Friday • December 15
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Hall of Fame Trifecta
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It’s another Hall of Fame Trifecta on Bearly Legal, as Robin, David & Elliott hook up with LA Rams DE Jack Youngblood, one of the all time great centers, former Dolphin Jim Langer, and the NFL’s all time sacks leader Bruce Smith of the Buffalo Bills!
Episode Segments:
 
Bearly Legal: Buffalo Bills DE Bruce Smith
Bruce joins us for a little Bears/Bills preview, where he talks about the problems Buffalo is having this season & what he thinks about Julius Peppers. We’ll also get his thoughts on Reggie White, the NFL’s crackdown on hard hits, and the defining moments of his career.
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Bearly Legal: Rams DE Jack Youngblood
Jack talks about his 14 years in the league, where his Rams defense ranks among the all time greats, and why he believes concussions are just part of the game. And of course, we can’t talk with Jack without talking about playing with a broken leg in the 1979 playoffs.
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Bearly Legal: Dolphins C Jim Langer
From South Dakota State to the NFL Hall of Fame… Jim tells us the whirlwind story of how he ended up in Miami, the challenges of going from a small school to the pros, and the dedication of the 1972 Dolphins. Then, he gives his opinions on the soap opera that’s been happening with the Minnesota Vikings this season.
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Bearly Legal: Final Thoughts
Between Brett Favre and Randy Moss, it hasn’t been a great season to be a member of the Minnesota Vikings or a Minnesota Vikings fan.
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Guest(s) Appearing on this Episode
Jack Youngblood
Jack was a defensive end for 14 years for the Los Angeles Rams of the National Football League. He was a five-time consensus All-Pro and a seven-time Pro Bowl selection and was inducted to the Pro Football Hall of Fame. Youngblood graduated from the University of Florida, was an All-America selection, and is considered among the best players Florida ever produced—one of only five Gators to be named to the Gator Football Ring of Honor and inducted into the College Football Hall of Fame. After retiring from the NFL in 1985 he was a member of the front office for the Rams until 1991. In 1991-92 he worked in the front office of the Sacramento Surge and in 1993-94 he worked in the administration of the Sacramento Gold Miners. He was a vice-president, then president, of the Orlando Predators from 1995 until 1999. From 1999 through 2002 he served as the National Football League liaison for the Arena Football League. Youngblood has made forays into broadcasting (both radio and television), acting, business, and penned an autobiography. He was a popular spokesperson for various products, and he has been consistently involved in charity work, starting in college, continuing throughout his NFL career, and remaining so today. Currently, Youngblood serves on the NFLPA Mackey-White Traumatic Brain Injury Committee.

Jack Youngblood at the NFL Hall of Fame Website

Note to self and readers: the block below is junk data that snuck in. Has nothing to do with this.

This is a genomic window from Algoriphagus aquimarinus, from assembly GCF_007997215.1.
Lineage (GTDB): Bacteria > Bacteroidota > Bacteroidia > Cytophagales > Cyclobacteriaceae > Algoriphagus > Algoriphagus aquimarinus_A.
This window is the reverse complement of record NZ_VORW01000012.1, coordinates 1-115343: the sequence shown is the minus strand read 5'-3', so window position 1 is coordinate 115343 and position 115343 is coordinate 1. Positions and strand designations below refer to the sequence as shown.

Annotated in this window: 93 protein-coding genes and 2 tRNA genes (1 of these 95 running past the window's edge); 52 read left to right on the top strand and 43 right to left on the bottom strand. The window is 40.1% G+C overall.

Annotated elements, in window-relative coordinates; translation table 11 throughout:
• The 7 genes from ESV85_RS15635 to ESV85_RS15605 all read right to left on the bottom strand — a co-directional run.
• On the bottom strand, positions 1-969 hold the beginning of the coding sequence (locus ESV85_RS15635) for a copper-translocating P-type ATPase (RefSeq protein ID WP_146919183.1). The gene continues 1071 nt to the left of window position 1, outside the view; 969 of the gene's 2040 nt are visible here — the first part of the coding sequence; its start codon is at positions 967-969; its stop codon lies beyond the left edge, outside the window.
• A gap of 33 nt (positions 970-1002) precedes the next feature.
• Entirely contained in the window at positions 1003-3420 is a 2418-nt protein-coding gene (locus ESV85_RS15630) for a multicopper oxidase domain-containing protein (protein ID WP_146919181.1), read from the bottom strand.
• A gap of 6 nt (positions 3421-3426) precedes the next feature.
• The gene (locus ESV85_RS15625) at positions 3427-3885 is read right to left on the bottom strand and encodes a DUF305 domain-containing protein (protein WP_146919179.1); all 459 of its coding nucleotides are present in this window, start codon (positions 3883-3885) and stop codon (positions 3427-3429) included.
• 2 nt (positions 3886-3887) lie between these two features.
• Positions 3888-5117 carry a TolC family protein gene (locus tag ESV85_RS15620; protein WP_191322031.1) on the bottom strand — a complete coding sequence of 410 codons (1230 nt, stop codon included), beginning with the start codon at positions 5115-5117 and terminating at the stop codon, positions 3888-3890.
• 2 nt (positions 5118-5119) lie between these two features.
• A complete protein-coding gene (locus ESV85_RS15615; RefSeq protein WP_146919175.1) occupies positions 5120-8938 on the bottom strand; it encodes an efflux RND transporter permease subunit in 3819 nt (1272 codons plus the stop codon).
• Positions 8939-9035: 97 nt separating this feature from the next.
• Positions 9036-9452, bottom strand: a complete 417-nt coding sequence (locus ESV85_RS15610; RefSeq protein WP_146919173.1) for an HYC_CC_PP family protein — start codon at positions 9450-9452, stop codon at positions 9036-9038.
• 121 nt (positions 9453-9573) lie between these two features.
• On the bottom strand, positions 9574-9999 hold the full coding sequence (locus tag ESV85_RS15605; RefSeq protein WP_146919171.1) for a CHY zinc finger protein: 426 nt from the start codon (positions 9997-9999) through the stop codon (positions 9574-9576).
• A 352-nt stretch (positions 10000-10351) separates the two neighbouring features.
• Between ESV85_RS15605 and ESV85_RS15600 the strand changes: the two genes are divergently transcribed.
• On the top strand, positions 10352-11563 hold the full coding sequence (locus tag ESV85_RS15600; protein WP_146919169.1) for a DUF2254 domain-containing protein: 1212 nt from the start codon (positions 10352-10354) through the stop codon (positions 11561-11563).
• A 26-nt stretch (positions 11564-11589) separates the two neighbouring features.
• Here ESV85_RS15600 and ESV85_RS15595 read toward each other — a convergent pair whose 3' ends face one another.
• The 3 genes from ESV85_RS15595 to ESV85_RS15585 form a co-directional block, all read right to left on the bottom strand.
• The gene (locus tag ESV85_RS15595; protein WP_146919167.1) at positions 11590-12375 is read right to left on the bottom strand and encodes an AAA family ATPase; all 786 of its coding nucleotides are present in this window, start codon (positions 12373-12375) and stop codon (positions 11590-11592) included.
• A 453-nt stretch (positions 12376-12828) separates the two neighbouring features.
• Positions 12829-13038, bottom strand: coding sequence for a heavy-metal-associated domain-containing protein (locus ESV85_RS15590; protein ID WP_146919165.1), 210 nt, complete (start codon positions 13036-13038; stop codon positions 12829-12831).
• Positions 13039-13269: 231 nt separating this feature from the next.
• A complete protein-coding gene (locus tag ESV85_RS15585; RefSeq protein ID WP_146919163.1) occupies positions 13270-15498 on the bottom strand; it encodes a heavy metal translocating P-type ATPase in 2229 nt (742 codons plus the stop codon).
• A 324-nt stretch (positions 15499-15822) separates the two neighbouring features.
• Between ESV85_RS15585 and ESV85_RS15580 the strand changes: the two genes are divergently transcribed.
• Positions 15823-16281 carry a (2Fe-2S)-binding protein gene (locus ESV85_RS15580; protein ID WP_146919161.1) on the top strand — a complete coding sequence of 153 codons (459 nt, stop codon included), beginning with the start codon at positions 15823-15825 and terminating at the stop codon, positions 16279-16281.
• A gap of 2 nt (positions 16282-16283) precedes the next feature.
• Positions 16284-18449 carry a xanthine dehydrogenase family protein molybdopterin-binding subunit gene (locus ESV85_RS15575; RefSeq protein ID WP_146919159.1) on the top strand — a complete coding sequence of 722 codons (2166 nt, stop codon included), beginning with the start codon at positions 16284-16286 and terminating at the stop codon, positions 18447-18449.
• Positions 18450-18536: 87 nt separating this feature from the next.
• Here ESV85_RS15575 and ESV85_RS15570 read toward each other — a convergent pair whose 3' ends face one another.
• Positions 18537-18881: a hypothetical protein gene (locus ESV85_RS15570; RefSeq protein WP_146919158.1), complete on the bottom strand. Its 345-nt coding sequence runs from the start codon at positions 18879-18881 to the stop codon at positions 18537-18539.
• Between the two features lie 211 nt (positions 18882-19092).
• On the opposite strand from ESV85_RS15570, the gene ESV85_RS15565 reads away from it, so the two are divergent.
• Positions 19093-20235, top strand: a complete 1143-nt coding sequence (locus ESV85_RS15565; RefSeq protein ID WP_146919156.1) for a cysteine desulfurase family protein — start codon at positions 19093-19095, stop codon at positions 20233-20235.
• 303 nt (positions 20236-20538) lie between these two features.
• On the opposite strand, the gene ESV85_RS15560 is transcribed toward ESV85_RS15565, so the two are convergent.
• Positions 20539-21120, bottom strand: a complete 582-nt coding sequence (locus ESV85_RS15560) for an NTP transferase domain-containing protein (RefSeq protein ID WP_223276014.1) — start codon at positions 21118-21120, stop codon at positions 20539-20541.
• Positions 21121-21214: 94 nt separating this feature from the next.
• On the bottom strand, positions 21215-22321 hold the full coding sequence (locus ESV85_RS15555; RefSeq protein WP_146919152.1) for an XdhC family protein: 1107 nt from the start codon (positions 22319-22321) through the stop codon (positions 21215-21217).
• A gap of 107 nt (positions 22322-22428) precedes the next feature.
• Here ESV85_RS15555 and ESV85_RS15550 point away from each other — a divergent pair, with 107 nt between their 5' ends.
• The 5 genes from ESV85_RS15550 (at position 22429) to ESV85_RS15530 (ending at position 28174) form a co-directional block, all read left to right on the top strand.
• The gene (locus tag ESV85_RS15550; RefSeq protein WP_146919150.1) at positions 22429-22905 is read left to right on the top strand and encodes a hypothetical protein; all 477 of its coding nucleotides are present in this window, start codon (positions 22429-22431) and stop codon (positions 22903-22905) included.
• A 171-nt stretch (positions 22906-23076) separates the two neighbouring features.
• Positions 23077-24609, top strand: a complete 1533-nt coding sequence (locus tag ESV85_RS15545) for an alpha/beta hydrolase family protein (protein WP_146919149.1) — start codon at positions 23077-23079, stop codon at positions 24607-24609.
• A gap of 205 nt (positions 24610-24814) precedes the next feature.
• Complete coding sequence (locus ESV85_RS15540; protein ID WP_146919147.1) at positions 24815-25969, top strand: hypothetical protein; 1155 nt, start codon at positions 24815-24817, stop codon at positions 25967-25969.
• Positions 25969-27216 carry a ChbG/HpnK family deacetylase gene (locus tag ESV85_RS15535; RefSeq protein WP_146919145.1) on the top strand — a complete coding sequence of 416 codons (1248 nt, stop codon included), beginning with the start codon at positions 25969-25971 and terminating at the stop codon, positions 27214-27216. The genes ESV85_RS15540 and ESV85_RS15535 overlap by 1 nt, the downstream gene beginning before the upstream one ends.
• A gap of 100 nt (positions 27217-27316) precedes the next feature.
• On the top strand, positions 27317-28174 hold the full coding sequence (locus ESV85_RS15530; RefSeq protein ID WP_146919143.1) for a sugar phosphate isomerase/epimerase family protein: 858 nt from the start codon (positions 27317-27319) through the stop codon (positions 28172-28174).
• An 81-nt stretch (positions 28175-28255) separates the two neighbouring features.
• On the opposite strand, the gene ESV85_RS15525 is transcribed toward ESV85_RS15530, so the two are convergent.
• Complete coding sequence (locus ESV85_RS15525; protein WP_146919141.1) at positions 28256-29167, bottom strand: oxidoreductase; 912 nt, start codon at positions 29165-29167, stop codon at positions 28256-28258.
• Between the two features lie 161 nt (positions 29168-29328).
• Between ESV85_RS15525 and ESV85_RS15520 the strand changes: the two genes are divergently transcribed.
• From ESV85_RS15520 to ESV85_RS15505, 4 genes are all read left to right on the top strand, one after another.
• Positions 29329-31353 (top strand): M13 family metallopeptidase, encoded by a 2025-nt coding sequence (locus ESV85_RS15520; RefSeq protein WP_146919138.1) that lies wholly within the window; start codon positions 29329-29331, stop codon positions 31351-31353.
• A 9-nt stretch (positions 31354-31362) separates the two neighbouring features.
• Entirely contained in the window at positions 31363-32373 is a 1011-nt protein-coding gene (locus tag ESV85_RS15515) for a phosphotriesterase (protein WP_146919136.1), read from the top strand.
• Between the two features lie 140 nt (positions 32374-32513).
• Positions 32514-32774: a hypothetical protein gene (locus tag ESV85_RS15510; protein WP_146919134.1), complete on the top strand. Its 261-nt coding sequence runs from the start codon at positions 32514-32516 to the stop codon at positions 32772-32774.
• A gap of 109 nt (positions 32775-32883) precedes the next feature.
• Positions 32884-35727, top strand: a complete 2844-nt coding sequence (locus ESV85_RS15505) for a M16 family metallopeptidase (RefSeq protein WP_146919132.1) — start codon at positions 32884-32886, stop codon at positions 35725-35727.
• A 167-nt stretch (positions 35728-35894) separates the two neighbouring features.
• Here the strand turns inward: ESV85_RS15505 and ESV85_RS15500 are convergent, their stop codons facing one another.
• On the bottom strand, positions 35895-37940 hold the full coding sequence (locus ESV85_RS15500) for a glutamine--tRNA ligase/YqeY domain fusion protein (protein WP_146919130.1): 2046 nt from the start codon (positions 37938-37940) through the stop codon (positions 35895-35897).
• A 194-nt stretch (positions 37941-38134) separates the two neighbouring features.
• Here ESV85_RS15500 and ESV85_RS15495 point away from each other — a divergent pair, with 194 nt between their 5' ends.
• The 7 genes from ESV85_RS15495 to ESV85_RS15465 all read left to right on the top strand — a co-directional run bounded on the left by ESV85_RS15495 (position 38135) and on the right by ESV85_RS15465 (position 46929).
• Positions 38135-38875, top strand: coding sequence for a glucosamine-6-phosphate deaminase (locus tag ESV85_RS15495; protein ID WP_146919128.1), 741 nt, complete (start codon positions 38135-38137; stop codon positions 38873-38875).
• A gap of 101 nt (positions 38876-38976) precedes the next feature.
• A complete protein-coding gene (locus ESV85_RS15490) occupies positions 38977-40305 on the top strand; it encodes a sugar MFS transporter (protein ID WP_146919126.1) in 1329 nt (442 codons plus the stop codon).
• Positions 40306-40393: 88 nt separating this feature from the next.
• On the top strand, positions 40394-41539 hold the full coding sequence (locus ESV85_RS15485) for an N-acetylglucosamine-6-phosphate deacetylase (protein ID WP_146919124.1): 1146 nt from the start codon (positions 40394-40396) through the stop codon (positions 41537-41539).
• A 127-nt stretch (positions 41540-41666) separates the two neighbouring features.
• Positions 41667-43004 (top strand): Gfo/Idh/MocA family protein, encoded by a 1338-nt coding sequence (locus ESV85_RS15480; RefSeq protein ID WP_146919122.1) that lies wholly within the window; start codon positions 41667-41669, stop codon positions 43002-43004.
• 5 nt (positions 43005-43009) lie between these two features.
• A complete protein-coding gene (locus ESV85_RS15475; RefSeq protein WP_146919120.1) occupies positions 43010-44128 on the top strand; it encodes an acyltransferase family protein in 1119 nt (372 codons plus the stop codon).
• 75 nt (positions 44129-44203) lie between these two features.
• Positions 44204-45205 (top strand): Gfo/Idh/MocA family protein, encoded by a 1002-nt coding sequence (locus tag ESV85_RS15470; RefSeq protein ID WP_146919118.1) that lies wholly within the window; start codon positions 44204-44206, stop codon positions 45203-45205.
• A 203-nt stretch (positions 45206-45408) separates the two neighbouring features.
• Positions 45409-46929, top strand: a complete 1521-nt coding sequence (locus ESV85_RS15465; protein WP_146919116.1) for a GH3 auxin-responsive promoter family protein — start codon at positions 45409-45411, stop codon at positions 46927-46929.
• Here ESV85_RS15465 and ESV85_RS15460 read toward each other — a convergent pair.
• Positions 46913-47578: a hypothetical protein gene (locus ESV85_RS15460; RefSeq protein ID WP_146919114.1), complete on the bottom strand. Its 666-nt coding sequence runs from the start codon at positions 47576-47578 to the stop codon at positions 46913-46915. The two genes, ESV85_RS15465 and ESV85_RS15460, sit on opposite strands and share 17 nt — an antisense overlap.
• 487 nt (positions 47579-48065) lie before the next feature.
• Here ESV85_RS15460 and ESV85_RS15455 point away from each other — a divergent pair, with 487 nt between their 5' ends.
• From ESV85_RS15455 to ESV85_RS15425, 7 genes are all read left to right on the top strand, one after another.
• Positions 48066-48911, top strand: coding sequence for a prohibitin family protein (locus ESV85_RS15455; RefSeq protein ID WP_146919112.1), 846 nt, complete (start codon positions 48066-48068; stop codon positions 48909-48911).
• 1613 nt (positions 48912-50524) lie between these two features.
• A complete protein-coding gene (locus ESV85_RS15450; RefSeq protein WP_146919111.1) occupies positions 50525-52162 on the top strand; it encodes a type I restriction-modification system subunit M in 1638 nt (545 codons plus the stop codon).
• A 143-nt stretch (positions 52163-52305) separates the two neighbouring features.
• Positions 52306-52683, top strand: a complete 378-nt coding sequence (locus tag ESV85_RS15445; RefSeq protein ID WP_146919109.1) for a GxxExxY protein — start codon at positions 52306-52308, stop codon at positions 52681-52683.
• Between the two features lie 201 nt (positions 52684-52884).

Bruce Smith
Bruce Smith was a dominant player during his 19 playing seasons with the Buffalo Bills (1985-1999) and the Washington Redskins (2000-03). His speed and strength made him one of the most feared defensive ends in the modern game. Teams routinely double, if not triple-teamed the former Outland Trophy winner and Virginia Tech All-America. The first player selected in the 1985 NFL Draft, Smith quickly established himself as a starter on the Bills defensive line. Named the AFC Defensive Rookie of the Year by the NFL Players Association, he went on to be named the NFL Defensive Player of the Year in 1990 and 1996 and the AFC Defensive Player of the Year in 1987, 1988, 1990, and 1996. He also earned first-team All-Pro honors nine times and was selected to play in 11 Pro Bowls. Although Smith’s lightning quickness made him a devastating outside pass rusher, he was also devastatingly strong. “He is so strong,” proclaimed Hall of Fame quarterback Warren Moon, “that he can bulldoze over you.” A key member of the Bills teams that won six AFC Eastern Division championships and four AFC titles, many observers feel that 1990 was Smith’s finest season. That year he recorded 19 quarterback sacks and his dominant play frequently changed the complexion of the game. Against the New York Jets in Week 3 he recorded six tackles, two sacks, defensed a pass, and forced two fumbles. In Week 14 against the Indianapolis Colts, he sacked quarterback Jeff George four times in the first 20 minutes of the game. And in Super Bowl XXV he came up with one of the biggest plays of the game when he sacked New York Giants quarterback Jeff Hostetler in the end zone for a safety, giving the Bills a 12-3 lead. The NFL’s all-time career sack leader (200), Smith’s 13 seasons with 10 or more sacks is also an NFL record. Dedicated to staying in top physical condition, Smith was named to both the NFL’s All-Decade Teams of the 1980s and 1990s.

Bruce's Career Stats

 
Jim Langer
A 1987 inductee into the NFL Hall of Fame, Langer signed with the Miami Dolphins as a free agent in 1970. He became a starter in that perfect 1972 season, when he played every offensive down and needed help on just three of 500 blocking assignments for Coach Don Shula’s club. An all-pro and all-AFC selection for five straight seasons, the center played in three Super Bowls and six Pro Bowls.

Jim Langer at the NFL Hall of Fame Website